Hope everyone’s had a great weekend and a moderately decent Monday. Today’s topic is of universal precedence, and often lurks in the minds of many. Some may be concerned by premature lines, whilst others are preoccupied with diminished energy or poor memory.
Ageing has indeed become an adjective. The common man often believes ageing is inevitable and that it is part and parcel of fate. But has anyone ever wondered, what are the intricacies that has transpired within the body – eliciting this controlled and premeditated event called ageing.
There are two main groups of aging theories. The first group states that aging is natural and programmed into the body, while the second group of aging theories say that aging is a result of damage which is accumulated over time. In the end, aging is a complex interaction of genetics, chemistry, physiology and behavior.
- Programmed theories assert that the human body is designed to age and there is a certain biological timeline that our bodies follow.
- Programmed Longevity: Aging is caused by certain genes switching on and off over time.
- Endocrine Theory: Changes in hormones control aging.
- Immunological Theory: The immune system is programmed to decline over time, leaving people more susceptible to diseases.
- Error Theories: assert that aging is caused by environmental damage to our body’s systems, which accumulates over time.
- Wear and Tear: Cells and tissues simply wear out.
- Rates of Living: The faster an organism uses oxygen, the shorter it lives.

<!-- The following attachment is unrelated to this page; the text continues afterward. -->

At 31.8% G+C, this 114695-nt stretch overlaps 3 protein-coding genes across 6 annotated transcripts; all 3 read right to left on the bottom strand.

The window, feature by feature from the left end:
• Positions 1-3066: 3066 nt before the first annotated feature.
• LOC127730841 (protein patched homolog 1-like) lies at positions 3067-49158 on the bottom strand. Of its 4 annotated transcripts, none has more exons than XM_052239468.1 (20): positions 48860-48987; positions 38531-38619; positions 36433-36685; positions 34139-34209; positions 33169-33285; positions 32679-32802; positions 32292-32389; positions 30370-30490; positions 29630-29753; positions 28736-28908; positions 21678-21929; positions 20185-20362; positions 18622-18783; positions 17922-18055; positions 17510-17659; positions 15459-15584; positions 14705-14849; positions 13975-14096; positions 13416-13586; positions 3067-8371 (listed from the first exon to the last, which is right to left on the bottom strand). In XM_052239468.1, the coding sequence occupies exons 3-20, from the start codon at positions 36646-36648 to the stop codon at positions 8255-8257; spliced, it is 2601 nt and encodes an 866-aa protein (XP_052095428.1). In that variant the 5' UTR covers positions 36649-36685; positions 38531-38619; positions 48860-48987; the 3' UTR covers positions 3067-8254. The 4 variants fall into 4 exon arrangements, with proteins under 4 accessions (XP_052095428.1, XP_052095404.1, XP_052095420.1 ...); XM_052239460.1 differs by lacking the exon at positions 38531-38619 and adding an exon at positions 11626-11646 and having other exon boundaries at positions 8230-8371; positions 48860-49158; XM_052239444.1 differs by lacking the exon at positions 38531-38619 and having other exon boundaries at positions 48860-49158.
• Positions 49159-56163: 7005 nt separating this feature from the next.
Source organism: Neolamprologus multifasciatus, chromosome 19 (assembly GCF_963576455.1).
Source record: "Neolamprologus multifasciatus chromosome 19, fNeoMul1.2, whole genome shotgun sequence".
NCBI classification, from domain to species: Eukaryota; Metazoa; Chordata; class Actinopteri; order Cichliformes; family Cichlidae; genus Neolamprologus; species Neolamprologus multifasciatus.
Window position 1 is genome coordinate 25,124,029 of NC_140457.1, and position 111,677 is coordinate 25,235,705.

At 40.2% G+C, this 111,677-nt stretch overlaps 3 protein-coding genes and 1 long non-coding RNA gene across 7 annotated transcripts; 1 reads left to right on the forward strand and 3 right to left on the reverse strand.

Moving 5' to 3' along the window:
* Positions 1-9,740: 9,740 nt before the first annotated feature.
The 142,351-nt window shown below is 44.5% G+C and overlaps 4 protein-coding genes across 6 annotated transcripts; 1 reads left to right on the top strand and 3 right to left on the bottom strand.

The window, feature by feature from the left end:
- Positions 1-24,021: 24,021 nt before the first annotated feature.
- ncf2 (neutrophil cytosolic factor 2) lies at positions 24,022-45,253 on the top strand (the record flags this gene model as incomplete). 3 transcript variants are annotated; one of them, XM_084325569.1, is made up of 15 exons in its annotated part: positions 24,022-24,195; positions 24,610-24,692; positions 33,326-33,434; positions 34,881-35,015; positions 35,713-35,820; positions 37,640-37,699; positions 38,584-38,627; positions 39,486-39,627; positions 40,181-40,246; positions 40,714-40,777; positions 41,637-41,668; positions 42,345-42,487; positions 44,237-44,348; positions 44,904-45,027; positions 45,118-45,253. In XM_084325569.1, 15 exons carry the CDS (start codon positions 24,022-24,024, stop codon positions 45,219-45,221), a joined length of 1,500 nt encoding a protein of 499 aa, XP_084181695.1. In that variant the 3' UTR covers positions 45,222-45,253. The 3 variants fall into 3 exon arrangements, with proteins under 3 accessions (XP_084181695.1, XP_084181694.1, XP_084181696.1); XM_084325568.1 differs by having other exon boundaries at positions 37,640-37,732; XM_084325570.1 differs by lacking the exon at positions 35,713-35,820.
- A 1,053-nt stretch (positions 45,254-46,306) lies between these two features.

- Cross Linking:: Cross-linked proteins accumulate and slow down body processes.
- Free Radicals: Free radicals cause damage to cells that eventually impairs function.
- Somatic DNA Damage: Genetic mutations cause cells to malfunction.
Studies have demonstrated that genetics can play a major role in aging. When researchers adjust the genes in certain mice, yeast cells and other organisms, they can almost double the lifespan of these creatures. The meaning of these experiments for people is not known, but researchers think that genetics account for up to 35 percent of the variation in aging among people.
As we age, our body’s organs and other systems make changes. These changes alter our susceptibility to various diseases. Researchers are just beginning to understand the processes that cause changes over time in our body systems. Understanding these processes is important because many of the effects of aging are first noticed in our body systems. Here is a brief overview of how some body systems age:
- Heart Aging: The heart muscle thickens with age as a response to the thickening of the arteries. This thicker heart has a lower maximum pumping rate.
- Immune System Aging: T cells take longer to replenish in older people and their ability to function declines.
- Arteries and Aging: Arteries usually to stiffen with age, making it more difficult for the heart to pump blood through them.
- Lung Aging: The maximum capacity of the lungs may decrease as much as 40 percent between ages 20 and 70.
- Brain Aging: As the brain ages, some of the connections between neurons seem to be reduced or less efficient. This is not yet well understood.
- Kidney Aging: The kidneys become less efficient at cleaning waste from the body.
- Bladder Aging: The total capacity of the bladder declines and tissues may atrophy, causing incontinence.
- Body Fat and Aging: Body fat increases until middle age and then weight typically begins to decrease. The body fat also moves deeper in the body as we age.
- Muscle Aging: Muscle tone declines about 22 percent by age 70, though exercise can slow this decline.
- Bone Aging: Starting at age 35, our bones begin to lose density. Walking, running and resistance training can slow this process.
- Sight and Aging: Starting in the 40s, difficulty seeing close detail may begin.
- Hearing and Aging: As people age, the ability to hear high frequencies declines.
So what is it we mere mortals can do to combat this dance with mother nature?
Dr. Aarthi Maria